I have been thinking a lot about what stops us from rising up in leadership in our homes, offices, classrooms, communities and in the world at large, and I have come up with a few stark answers.
1) Being unclear about your message or point: Many people come to coaching with the basic problem of not knowing what they want to stand for. We find a little pressure helps enormously. (Think of the people you know who inherited money at a young age and how hard it is for them to find a career path vs. someone who HAD to make money right out of high school or college; you get my drift?) Here is how I put the pressure on in the short term, I ask "If you were on your death bed and could say one thing to the whole world, what would you leave us with? What take-away would you offer?" Ask yourself that question and you will be closer to knowing what you want to stand for in life.
On a larger scale, I put pressure on people by setting a deadline for decisions about career risks or changes. I know it seems simple, but it makes a world of difference for your brain. Under a deadline, I am sure you've noticed you work more effectively and tap resources that might have otherwise lain dormant. A deadline forces you to get honest with yourself about what you want and what you are willing to do to get it, because you will soon have to live with your choice. Of course, most of us would rather live in limbo land, but that's not leadership.
2) Brat: I know for me, I always want to cut corners. I am always chasing the moment I can go back to eating ice cream in front of Friday Night Lights (and that does happen with soy ice cream about once a month!) There is a Brat inside each and every one of us that would just like life to be handed to us on a silver platter. Brat and leadership cannot co-exist. We help our clients get their bratty tendencies on a leash by telling the truth about them (and laughing) and then setting promises to keep them at bay. For example, I have a rule that I am not allowed to throw (grown-up) tantrums at work in order to get my way or else I owe my boss $50. Honestly, once I realize I am doing it, it's embarrassing and costly to general morale, so I don't mind paying, righting my record and getting back on track with leading.
3) Chicken: Being a leader means people will look at you, watch you more closely and yes, judge you. There is no way around it. You do it with all the leaders who dare suggest to you what to do or how to think. I remember every church or synagogue service I ever attended as a simultaneous broadcast of the preacher and my inner dialogue judging the preacher. Do note, if you are judging your yoga teachers, spiritual leaders or bosses at work, it probably means you want their job and think you could do it better, but are too chicken to admit it. Because we know how strongly we judge, we fear being judged by others. Know you are going to be judged and busy yourself with setting standards that YOU want to meet and then meeting them. Promises come in handy here, too.
4) Pride: We all make mistakes and have negative qualities. It's hard for anyone to admit when he or she is wrong, but it's especially hard when you are the leader and you have to admit it up and down the pecking order, or in front of everyone. At Handel, we make telling on ourselves a common practice, but it's still hot-face-worthy work. And, we recognize how unique this culture is to be so inviting and forgiving. In most communities, admitting you've been a jerk is a big risk and pride prevents you from doing it, even if it would be the quickest way to resolve conflict, upgrade a system and/or improve your ability to lead.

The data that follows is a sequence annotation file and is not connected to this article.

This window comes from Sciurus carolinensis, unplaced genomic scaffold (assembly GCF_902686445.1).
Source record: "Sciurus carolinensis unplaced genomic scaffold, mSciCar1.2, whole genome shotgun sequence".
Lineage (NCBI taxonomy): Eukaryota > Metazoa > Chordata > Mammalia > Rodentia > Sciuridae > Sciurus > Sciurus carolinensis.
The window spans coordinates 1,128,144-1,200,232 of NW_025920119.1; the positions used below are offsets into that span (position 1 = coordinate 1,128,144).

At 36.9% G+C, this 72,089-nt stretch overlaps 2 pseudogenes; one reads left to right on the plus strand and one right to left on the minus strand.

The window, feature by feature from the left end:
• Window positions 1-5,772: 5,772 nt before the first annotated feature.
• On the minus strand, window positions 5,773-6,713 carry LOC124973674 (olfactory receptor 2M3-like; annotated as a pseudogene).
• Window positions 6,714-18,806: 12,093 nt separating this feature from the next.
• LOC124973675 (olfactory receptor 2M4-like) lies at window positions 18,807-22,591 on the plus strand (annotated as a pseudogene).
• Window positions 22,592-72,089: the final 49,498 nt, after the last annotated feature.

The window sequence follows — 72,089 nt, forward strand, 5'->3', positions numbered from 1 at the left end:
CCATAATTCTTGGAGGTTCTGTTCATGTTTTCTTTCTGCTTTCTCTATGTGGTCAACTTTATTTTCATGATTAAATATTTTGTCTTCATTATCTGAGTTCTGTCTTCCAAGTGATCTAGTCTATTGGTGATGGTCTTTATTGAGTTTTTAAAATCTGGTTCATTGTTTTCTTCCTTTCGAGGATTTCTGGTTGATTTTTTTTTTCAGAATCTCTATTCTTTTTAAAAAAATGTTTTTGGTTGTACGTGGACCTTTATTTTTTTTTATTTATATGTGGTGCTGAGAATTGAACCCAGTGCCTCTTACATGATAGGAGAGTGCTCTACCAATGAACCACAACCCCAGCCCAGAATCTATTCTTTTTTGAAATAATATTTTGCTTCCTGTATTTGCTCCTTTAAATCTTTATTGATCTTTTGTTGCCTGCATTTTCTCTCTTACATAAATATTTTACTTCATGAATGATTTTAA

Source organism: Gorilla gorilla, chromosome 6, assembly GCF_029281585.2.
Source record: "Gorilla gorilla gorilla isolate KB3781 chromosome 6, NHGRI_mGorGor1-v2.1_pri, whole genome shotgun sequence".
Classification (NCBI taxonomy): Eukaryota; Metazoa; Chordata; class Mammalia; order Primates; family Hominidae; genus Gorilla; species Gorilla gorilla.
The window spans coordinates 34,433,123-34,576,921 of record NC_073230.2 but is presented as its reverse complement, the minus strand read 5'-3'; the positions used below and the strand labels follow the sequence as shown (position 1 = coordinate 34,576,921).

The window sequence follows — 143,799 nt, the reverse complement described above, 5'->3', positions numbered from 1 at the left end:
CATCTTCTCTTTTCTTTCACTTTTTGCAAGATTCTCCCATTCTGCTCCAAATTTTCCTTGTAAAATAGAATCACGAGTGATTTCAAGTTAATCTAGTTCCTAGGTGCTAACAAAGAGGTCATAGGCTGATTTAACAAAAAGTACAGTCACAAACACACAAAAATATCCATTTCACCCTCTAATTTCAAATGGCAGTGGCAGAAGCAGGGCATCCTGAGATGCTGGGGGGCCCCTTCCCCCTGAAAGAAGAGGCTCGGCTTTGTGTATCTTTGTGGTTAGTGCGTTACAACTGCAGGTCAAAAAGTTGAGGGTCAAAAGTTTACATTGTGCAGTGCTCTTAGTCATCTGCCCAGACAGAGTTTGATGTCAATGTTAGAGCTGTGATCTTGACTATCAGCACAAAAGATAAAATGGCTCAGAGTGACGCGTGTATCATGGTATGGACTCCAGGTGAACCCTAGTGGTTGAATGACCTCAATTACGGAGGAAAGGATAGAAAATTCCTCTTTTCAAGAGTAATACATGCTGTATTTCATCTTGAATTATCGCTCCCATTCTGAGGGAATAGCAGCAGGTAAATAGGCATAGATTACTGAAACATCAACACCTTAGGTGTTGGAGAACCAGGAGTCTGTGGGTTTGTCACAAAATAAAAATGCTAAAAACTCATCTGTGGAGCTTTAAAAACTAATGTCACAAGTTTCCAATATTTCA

A few months back, I had to tell a co-worker that I thought I could do something better than she could. It turned out I was wrong, but as long as I didn't let that "truth" hit the light of day, I believed it. I am sure you can imagine how much I did not want to admit out loud that disgusting judgment. Whenever I cop to something, as soon as I say it, it's not true anymore; communication, leadership and affinity can be restored. Once it's said out loud, it's as if something about the words meeting with the air changes it (like iron oxidizing into rust) and it becomes absurd. We can all get back to work and I can go back to leading, not from on high, above others, but from a place grounded in my own integrity. I know I am not perfect, so I am open to feedback, and I promise to always look for my weaknesses and mistakes and own up to them. I know I have to keep telling the truth in order to keep myself trustworthy and safe to those around me.
5) Control: Part of great leadership means letting others rise up around you and relinquishing some control. Great leaders make other people great. I am just a baby at learning this level of leadership, so I will hold off on too much explanation for now. But let's keep it as a place holder for a later blog.
Do you see the obstacles to your leadership? Do you believe being a great leader is something you can train yourself to be? We do! I hope you are inspired by my willingness to tell the truth about my misguided thoughts and impulses, and you consider how it applies to you. Wanna get your bravery jumpstarted? Write a comment below about which obstacle you are facing right now and how you are going to defeat it.
P.S. - Want more leadership coaching? Not scared off by my human nature? Come to the one-hour teleseminar I am leading on Thursday, July 7, called Inspired Leadership.